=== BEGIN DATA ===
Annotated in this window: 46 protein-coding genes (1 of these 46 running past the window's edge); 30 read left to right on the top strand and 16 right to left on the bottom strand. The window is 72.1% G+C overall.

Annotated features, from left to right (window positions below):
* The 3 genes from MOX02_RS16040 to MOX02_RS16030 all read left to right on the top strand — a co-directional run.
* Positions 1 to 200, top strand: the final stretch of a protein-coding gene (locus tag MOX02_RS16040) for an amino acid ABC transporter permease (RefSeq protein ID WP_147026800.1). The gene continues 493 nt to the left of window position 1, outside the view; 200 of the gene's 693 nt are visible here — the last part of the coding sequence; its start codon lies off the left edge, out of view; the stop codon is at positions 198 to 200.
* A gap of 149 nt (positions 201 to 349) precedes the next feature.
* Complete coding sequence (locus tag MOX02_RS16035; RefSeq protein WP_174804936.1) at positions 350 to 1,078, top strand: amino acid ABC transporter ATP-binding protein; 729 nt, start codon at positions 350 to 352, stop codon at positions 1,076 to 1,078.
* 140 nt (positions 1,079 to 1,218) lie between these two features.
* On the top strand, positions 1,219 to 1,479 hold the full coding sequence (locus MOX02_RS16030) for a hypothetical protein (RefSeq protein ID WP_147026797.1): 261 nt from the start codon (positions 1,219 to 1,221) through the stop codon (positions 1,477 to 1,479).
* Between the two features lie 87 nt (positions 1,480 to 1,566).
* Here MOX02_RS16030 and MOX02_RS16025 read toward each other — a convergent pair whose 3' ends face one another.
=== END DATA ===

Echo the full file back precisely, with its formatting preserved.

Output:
Annotated in this window: 46 protein-coding genes (1 of these 46 running past the window's edge); 30 read left to right on the top strand and 16 right to left on the bottom strand. The window is 72.1% G+C overall.

Annotated features, from left to right (window positions below):
* The 3 genes from MOX02_RS16040 to MOX02_RS16030 all read left to right on the top strand — a co-directional run.
* Positions 1 to 200, top strand: the final stretch of a protein-coding gene (locus tag MOX02_RS16040) for an amino acid ABC transporter permease (RefSeq protein ID WP_147026800.1). The gene continues 493 nt to the left of window position 1, outside the view; 200 of the gene's 693 nt are visible here — the last part of the coding sequence; its start codon lies off the left edge, out of view; the stop codon is at positions 198 to 200.
* A gap of 149 nt (positions 201 to 349) precedes the next feature.
* Complete coding sequence (locus tag MOX02_RS16035; RefSeq protein WP_174804936.1) at positions 350 to 1,078, top strand: amino acid ABC transporter ATP-binding protein; 729 nt, start codon at positions 350 to 352, stop codon at positions 1,076 to 1,078.
* 140 nt (positions 1,079 to 1,218) lie between these two features.
* On the top strand, positions 1,219 to 1,479 hold the full coding sequence (locus MOX02_RS16030) for a hypothetical protein (RefSeq protein ID WP_147026797.1): 261 nt from the start codon (positions 1,219 to 1,221) through the stop codon (positions 1,477 to 1,479).
* Between the two features lie 87 nt (positions 1,480 to 1,566).
* Here MOX02_RS16030 and MOX02_RS16025 read toward each other — a convergent pair whose 3' ends face one another.